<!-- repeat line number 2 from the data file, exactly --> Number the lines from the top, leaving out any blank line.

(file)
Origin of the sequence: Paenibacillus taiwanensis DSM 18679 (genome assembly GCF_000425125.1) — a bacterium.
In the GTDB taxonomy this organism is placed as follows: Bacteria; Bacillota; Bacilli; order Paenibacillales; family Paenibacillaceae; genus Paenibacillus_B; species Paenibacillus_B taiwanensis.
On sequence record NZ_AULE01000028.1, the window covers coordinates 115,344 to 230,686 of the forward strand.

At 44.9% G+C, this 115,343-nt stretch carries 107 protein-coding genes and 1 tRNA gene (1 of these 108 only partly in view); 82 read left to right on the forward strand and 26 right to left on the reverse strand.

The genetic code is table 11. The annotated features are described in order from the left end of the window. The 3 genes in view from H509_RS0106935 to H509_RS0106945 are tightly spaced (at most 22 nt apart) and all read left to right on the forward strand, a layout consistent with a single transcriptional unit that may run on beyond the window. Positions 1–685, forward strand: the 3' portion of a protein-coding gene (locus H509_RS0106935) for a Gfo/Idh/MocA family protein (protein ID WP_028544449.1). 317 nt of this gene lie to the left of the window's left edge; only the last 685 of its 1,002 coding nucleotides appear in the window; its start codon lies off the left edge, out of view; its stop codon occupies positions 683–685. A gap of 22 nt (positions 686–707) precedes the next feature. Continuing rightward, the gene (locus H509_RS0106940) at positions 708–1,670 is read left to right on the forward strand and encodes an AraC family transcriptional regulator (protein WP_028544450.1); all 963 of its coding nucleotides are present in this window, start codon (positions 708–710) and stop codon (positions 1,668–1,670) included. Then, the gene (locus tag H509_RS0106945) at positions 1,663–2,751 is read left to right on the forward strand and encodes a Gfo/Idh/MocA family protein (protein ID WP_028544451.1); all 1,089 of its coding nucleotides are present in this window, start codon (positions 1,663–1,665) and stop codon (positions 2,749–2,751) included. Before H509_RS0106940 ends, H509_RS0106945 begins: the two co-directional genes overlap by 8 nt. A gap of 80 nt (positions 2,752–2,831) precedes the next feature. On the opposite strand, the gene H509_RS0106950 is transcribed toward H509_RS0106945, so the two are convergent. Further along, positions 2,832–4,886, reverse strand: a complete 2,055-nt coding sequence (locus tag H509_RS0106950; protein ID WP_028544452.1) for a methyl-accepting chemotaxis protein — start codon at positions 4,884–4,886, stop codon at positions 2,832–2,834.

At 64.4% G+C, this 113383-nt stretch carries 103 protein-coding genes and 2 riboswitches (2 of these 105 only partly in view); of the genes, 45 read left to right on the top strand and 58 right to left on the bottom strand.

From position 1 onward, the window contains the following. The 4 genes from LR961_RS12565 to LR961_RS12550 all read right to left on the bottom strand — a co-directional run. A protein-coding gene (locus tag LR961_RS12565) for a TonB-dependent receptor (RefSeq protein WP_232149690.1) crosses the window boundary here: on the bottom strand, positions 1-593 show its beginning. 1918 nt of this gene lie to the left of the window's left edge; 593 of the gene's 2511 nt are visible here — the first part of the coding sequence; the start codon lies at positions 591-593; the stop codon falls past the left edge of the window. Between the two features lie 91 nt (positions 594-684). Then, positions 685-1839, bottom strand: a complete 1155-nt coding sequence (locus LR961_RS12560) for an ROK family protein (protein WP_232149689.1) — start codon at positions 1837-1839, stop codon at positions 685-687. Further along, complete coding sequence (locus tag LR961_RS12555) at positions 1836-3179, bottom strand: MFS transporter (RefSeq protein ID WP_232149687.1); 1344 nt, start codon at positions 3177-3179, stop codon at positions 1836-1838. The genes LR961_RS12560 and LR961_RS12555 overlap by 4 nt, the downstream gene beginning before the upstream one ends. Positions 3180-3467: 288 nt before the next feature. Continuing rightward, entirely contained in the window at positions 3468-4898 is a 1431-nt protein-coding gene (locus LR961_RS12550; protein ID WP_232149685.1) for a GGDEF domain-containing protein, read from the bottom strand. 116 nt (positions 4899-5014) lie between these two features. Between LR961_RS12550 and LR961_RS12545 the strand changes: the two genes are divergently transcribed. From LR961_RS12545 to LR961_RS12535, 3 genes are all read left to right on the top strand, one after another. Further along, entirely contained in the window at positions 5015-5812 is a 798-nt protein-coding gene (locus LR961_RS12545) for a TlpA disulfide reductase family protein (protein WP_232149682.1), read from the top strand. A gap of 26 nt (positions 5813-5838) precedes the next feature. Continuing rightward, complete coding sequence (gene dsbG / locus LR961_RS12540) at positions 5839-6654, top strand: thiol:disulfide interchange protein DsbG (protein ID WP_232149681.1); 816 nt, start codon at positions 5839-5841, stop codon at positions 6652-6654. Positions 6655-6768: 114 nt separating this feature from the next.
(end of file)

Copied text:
In the GTDB taxonomy this organism is placed as follows: Bacteria; Bacillota; Bacilli; order Paenibacillales; family Paenibacillaceae; genus Paenibacillus_B; species Paenibacillus_B taiwanensis.